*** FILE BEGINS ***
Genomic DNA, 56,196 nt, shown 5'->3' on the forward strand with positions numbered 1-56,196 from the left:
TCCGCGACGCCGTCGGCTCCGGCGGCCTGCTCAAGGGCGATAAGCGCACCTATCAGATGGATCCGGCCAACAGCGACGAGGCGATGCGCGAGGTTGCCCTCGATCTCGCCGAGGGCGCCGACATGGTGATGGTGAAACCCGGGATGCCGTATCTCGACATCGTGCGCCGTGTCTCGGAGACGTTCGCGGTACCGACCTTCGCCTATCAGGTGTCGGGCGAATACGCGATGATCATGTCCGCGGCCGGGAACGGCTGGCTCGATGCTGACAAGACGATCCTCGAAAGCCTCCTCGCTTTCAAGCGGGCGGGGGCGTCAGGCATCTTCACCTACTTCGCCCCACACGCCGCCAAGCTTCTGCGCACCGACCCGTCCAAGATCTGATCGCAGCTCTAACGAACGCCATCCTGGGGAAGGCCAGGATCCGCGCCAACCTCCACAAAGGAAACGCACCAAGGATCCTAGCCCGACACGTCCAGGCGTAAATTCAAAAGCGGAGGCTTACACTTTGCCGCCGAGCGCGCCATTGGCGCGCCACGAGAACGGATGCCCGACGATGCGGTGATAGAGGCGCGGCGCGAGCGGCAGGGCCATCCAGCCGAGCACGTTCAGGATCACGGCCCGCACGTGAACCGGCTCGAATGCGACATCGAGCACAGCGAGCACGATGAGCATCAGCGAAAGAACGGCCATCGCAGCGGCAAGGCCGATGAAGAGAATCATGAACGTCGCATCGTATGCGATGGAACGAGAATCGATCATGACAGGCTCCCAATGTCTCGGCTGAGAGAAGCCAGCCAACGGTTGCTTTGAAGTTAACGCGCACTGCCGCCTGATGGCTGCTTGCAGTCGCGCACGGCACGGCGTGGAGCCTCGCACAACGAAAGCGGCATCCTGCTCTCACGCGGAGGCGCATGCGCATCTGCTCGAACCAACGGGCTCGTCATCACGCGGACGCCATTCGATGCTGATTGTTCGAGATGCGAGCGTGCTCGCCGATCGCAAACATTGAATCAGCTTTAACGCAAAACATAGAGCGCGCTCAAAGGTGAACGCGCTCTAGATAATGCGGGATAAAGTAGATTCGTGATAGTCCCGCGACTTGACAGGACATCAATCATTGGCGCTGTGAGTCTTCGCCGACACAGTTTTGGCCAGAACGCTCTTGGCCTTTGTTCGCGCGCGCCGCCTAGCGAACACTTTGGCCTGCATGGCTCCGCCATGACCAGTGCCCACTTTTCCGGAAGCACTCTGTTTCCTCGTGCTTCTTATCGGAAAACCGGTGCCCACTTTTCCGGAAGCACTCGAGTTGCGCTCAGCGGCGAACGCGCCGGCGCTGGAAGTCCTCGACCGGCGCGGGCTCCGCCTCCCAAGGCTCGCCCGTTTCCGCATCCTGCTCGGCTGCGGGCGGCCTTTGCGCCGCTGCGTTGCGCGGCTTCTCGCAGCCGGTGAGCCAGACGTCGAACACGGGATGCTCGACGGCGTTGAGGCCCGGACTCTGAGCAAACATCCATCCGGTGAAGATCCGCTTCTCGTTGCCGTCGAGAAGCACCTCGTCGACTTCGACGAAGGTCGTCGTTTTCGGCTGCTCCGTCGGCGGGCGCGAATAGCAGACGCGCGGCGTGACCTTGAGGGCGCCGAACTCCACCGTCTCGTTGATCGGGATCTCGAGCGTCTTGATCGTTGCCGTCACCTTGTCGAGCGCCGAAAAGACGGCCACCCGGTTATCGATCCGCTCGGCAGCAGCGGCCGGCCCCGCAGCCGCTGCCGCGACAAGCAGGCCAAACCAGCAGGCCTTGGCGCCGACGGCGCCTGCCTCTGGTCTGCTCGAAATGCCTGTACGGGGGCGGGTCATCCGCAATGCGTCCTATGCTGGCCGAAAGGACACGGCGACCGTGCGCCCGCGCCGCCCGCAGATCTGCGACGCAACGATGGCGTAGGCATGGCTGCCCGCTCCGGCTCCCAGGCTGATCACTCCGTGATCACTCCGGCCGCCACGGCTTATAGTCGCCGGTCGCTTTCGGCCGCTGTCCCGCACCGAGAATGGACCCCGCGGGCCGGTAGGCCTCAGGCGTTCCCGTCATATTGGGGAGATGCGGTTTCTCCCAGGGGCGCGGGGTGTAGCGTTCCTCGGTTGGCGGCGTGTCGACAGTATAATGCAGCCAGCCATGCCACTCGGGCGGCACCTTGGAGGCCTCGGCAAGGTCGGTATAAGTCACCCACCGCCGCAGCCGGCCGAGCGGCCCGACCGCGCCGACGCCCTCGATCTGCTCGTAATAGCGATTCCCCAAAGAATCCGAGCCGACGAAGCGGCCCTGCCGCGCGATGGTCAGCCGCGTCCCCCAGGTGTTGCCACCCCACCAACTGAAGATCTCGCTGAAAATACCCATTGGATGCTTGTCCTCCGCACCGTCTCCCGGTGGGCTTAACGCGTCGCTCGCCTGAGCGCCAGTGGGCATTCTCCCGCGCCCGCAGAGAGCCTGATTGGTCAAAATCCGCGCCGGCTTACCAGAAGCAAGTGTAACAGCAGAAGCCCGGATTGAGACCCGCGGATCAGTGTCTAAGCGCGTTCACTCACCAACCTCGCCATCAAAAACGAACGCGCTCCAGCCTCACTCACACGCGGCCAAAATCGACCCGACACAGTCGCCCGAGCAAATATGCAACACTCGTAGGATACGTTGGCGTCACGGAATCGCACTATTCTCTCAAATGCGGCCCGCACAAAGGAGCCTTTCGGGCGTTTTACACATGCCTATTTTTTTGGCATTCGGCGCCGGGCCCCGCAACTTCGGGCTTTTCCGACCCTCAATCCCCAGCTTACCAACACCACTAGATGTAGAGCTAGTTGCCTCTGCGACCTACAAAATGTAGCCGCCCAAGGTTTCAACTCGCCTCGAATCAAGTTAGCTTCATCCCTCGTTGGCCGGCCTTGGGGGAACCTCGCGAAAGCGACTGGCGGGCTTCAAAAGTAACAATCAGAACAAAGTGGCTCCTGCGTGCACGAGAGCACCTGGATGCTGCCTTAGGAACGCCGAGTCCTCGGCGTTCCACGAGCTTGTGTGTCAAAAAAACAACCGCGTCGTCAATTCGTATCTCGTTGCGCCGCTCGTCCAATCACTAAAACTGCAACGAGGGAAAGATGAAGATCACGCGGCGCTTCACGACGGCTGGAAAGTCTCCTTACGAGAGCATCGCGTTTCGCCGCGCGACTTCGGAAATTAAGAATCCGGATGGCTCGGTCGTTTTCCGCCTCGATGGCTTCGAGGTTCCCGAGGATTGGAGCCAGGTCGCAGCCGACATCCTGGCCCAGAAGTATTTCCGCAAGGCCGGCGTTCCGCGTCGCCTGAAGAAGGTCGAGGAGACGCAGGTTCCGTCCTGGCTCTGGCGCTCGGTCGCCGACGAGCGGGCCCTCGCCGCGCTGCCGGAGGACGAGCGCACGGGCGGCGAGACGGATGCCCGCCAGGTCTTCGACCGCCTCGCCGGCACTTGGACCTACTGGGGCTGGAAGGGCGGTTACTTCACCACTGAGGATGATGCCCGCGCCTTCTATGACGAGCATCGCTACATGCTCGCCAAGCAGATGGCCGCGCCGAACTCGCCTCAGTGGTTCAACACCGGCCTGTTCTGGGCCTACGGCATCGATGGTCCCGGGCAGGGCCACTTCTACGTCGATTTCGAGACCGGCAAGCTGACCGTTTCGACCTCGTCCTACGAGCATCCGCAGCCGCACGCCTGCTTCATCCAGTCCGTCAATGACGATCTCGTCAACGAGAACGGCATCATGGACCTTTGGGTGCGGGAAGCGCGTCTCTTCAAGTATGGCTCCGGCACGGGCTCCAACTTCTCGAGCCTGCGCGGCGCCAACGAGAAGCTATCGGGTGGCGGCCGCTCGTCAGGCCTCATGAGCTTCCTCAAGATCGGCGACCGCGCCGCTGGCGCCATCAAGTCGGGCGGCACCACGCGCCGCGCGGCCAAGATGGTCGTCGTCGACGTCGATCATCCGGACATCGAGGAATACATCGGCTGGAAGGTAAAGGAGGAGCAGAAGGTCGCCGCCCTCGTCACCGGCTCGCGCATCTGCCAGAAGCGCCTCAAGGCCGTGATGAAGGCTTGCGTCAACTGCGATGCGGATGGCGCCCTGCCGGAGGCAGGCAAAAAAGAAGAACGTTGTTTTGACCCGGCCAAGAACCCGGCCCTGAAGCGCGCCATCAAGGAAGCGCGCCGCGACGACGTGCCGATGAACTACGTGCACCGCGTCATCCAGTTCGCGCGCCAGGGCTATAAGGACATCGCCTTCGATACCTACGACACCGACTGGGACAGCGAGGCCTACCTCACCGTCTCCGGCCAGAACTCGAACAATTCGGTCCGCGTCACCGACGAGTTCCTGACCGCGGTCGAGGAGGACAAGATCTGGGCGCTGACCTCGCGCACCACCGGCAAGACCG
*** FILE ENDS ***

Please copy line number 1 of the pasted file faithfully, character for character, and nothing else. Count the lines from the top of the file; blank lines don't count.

Genomic DNA, 56,196 nt, shown 5'->3' on the forward strand with positions numbered 1-56,196 from the left: